This session was immediately followed by the first CEO Plenary Session. Hosted by Al Jazeera’s news anchor and reporter Darren Jordon, the participants included: QP’s Saad Sherida Al-Kaabi; Ben Van Beurden, CEO of Shell; Amin Nasser, president and CEO of Saudi Aramco; Ryan Lance, chairman and CEO of ConocoPhillips; and Patrick Pouyanné, CEO of Total.

Emphasizing the importance of technology to drive economic efficiencies in a low-price environment, the panelists shared examples of how their companies were responding to low commodity prices. They also discussed the importance of cooperation and partnership, particularly with the service industry, to develop new approaches and improved technology.

The following day the second CEO Plenary Session, again moderated by Jordon, picked up where the first left off. The participants were: Ali Al-Jarwan, CEO of ADMA-OPCO; Adel Ahmed Albuainain, CEO of Dolphin Energy Limited; Lorenzo Simonelli, president and CEO of GE Oil & Gas; and Lukman Mahfoedz, CEO of Medco Energi International.

Technology and innovation were again the themes of the day, with Mr. Al-Jarwan observing that technology is essential to the future of our industry, but we have to be cost-effective and smart in R&D. He also stated that there were two elements to innovation: freedom and risk-taking. Not everything will work, but you must have the freedom to try.

Simonelli told the audience that cooperation was the way forward for the energy industry, and that every industrial company needed to be a digital company in today’s world. And, while we’re navigating this downturn, he still sees opportunities for the next-generation energy workforce.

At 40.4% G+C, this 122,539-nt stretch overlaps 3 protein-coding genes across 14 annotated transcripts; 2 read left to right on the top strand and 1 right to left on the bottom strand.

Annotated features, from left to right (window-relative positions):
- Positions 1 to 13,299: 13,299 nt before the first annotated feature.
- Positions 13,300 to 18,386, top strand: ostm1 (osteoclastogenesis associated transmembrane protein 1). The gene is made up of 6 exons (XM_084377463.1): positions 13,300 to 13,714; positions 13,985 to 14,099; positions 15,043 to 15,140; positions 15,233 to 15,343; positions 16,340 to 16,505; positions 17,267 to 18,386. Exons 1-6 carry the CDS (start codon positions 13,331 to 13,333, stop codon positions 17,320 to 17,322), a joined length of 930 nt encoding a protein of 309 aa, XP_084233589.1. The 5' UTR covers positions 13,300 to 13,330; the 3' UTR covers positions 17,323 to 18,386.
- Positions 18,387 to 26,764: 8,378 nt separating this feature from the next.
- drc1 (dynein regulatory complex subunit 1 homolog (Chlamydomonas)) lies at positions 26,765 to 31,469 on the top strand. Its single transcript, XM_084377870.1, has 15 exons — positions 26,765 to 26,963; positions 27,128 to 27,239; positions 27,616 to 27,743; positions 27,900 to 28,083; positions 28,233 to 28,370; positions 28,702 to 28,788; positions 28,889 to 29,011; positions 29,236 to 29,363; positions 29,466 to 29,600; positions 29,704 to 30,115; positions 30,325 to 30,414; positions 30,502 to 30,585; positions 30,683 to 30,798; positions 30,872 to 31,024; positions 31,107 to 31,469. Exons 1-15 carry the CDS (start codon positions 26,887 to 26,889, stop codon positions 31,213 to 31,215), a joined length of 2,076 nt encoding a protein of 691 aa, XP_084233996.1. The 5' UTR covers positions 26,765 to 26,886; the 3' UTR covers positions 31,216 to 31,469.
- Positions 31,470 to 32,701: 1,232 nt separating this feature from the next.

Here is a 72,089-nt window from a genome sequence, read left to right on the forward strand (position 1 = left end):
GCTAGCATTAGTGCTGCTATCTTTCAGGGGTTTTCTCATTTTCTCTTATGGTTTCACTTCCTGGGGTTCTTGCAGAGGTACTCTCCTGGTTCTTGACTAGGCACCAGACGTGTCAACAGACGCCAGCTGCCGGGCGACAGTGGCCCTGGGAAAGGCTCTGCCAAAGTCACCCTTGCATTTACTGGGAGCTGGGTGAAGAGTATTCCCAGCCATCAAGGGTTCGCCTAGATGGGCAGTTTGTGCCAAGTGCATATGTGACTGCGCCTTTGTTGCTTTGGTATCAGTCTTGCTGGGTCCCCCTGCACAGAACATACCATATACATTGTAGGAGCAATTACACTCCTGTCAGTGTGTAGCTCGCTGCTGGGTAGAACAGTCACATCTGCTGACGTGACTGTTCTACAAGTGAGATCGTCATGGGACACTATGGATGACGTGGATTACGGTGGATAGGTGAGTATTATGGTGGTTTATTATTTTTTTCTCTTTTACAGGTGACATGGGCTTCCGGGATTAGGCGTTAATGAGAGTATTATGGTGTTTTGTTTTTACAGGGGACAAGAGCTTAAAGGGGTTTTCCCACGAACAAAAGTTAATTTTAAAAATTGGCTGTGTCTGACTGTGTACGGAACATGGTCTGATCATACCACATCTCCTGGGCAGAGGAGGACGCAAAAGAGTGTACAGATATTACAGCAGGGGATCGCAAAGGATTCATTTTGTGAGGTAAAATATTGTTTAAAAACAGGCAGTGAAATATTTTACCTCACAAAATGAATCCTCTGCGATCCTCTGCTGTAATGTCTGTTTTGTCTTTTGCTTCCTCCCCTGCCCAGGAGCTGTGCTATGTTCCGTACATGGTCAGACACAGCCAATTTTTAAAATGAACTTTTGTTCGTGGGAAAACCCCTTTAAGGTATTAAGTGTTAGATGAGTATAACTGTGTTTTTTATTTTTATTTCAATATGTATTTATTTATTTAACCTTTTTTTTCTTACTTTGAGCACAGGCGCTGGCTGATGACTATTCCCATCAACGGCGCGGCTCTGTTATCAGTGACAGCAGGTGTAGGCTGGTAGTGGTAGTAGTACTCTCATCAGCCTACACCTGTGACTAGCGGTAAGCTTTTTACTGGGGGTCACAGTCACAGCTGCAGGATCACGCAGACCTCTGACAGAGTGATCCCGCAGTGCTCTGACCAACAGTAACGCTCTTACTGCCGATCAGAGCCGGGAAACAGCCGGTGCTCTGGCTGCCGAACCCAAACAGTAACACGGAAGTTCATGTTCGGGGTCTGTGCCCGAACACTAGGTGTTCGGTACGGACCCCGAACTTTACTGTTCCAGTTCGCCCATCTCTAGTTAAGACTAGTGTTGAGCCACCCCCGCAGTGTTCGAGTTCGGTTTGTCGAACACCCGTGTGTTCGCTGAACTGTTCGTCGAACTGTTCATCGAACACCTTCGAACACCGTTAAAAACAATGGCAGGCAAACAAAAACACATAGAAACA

Overall, the atmosphere of the conference was one of cautious optimism. Clearly the E&P industry faces big challenges, but this isn’t the first time we’ve been in a downturn and it won’t be the last. Each time, the industry adjusts, changes and continues to deliver the energy to fuel the world.

A second hallmark of IPTC is that it is the one event each year where the presidents of the partnering societies get together. John Hogg joined EAGE President Mohammed Al-Faraj of Saudi Aramco, SEG President John Bradford of Boise State University, and SPE President Nathan Meehan of Baker Hughes.

Not only did the presidents use this opportunity to get to know each other better and to discuss current activities and opportunities for cooperation, they also participated in several formal events, including a Society Presidents Session and the IPTC student program.

John spoke to the students about the importance of professionalism, ethics and volunteerism to their careers, particularly important to these students entering the workforce in the midst of this downturn.

They left the session to network with each other and the industry professionals attending IPTC.

Getting out there and meeting people is essential to a successful career. And on that note, I’d like to invite you to join us for the 10th edition of IPTC in Bangkok, Thailand on Nov. 14-16, 2016. You even have until Jan. 15 to submit an abstract to present in Bangkok. I’d urge you to do so.

IPTC is an AAPG event and a great opportunity for AAPG members in Asia and the Middle East to get involved and share great geoscience. IPTC is led by a board of directors with each partner society appointing two.

I’d like to thank our representatives, David Blanchard, chair of the IPTC Board, and Peter Baillie for their commitment to IPTC, and for their service to AAPG and the profession by developing and nurturing this conference since its inception. Their leadership has been instrumental to its past and future success.

Plan to join them in November for the 10th IPTC in Thailand, the land of smiles.

Best wishes for a healthy and prosperous 2016.